Dario Argento’s Suspiria came out 40 years ago this year and is still one of the boldest displays of cinematic style from practically any work within the Horror genre; even amongst Expressionist films like Murnau’s Nosferatu and Weine’s The Cabinet of Dr. Caligari, which not only clearly influenced Argento’s original vision but whose visual tropes laid the foundations from which the genre was built. Suspiria’s original story is scarce to say the least but the enigma lies in Argento’s entrancing direction; the all-enveloping, vibrantly saturated colours and piercing score. Taking this into account, the idea of remaking Argento’s classic is certainly questionable (up there with Gus van Sant’s decision to remake Psycho) but then again, Werner Herzog remade Nosferatu into a film that managed to pay homage whilst also remaining inventive so who knows?
The premise of Luca Guadagnino’s Suspiria, for the most part, resembles that of the original. This time we’re cast into a fractured Berlin in 1977 with Dakota Johnson as Susie Bannion, a young American who has travelled from Ohio to become part of the Helena Markos Dance Company; a prestigious dance academy led by Tilda Swinton’s rather ghostly teacher.
It immediately becomes clear that Guadagnino hasn’t simply tried to imitate his predecessor. Instead the gloomier colours, Thom Yorke’s mellow score and the steady pace create a sense of melancholy that’s entirely distinct from Argento’s lush, frightened glamour. This could be a point of praise for Guadagnino but that seems a little bit patronising for a director who’s gifted us such sensual and essentially human films as I am Love and Call Me by Your Name.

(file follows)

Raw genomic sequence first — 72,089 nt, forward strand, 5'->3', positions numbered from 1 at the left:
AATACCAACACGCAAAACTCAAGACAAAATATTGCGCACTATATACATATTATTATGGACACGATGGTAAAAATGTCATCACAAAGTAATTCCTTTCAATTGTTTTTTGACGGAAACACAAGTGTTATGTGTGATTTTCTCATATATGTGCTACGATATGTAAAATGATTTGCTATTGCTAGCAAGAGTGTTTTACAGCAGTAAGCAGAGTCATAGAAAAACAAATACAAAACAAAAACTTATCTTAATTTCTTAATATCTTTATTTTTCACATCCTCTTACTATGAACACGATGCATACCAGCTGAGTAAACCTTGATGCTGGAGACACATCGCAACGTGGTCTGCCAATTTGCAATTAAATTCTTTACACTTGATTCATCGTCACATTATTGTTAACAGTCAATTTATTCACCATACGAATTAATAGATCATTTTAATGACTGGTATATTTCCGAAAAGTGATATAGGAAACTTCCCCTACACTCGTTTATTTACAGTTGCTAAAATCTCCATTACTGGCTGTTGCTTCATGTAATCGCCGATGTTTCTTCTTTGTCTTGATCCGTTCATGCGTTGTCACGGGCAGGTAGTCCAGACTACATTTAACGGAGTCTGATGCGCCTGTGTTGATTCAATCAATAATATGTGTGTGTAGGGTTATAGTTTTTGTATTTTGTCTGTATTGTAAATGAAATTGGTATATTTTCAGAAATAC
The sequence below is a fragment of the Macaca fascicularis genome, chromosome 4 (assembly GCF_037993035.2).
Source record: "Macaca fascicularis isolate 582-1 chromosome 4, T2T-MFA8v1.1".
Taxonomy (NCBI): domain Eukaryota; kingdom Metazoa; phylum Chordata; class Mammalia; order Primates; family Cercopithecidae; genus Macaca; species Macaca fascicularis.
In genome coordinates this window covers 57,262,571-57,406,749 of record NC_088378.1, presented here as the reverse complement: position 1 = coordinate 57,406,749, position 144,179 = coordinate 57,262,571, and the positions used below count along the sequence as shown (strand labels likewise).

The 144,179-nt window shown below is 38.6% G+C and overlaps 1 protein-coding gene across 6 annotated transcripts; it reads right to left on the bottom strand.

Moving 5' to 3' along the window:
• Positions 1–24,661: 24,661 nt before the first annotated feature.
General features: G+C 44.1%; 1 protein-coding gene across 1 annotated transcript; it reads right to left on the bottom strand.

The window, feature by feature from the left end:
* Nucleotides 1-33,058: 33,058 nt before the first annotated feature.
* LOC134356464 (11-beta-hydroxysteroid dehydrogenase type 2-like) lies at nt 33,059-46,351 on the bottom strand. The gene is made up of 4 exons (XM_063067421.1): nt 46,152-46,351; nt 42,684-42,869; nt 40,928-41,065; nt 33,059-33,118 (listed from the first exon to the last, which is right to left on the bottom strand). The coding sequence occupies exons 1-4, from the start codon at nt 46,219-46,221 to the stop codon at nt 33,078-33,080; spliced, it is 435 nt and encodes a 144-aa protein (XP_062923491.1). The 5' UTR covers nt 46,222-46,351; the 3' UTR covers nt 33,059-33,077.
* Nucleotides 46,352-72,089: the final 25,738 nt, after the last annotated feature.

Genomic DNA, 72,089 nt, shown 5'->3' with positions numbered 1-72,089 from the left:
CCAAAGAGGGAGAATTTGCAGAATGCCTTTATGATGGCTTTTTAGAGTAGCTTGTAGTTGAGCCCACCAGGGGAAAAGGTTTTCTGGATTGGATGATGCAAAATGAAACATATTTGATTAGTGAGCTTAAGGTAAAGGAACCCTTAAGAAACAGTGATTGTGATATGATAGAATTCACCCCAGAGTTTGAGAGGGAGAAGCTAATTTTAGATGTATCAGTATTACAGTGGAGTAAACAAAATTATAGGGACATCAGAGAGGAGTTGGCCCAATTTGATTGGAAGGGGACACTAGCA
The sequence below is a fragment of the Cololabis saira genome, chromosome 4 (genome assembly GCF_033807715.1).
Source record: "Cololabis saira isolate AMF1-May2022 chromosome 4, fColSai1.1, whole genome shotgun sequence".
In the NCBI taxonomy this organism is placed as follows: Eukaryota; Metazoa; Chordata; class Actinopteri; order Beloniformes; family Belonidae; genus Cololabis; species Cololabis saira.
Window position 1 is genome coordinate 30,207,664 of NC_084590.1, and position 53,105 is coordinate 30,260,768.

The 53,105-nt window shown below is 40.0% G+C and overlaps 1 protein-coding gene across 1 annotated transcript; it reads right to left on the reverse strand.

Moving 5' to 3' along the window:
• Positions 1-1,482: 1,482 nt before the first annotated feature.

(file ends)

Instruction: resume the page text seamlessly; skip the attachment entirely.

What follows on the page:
Ultimately, the film is a disappointment. Guadagnino decides to include us in the behind-the-scenes goings on at the academy, removing us from the immersive sense of mystery inherent in the original. We know what the witches are up to and with the rather overt suggestions to the darkness bubbling up within Susie we can foresee the direction in which the story will head.
The sub-plots only serve to distract us from its main events; they’re threaded conspicuously throughout but ultimately don’t lead anywhere. Instead of getting lost in an all-encompassing sense of suspense and horror, we’re lost within boring scenes of clumsy expository dialogue. Upon reaching an important scene, any interest has vanished and what should be grand and cinematic is fundamentally unimpressive. Guadagnino makes scarce gestures towards themes of motherhood and repressed childhood trauma but they are only trivial and could have been explored much further. The film’s length and slow pace needn’t have posed a problem but ultimately this just gives us time to realise its shortcomings.
Despite this, the (virtually all female) cast is stellar – Tilda Swinton is appropriately disturbing but Dakota Johnson and Mia Goth are the standout performers. With what they had to work with they achieved an emotional range and intensity that permeates throughout and doesn’t at any point subside.
Unfortunately, Suspiria is underwhelming – a hollow counterpart to a majestic contribution to the visual arts.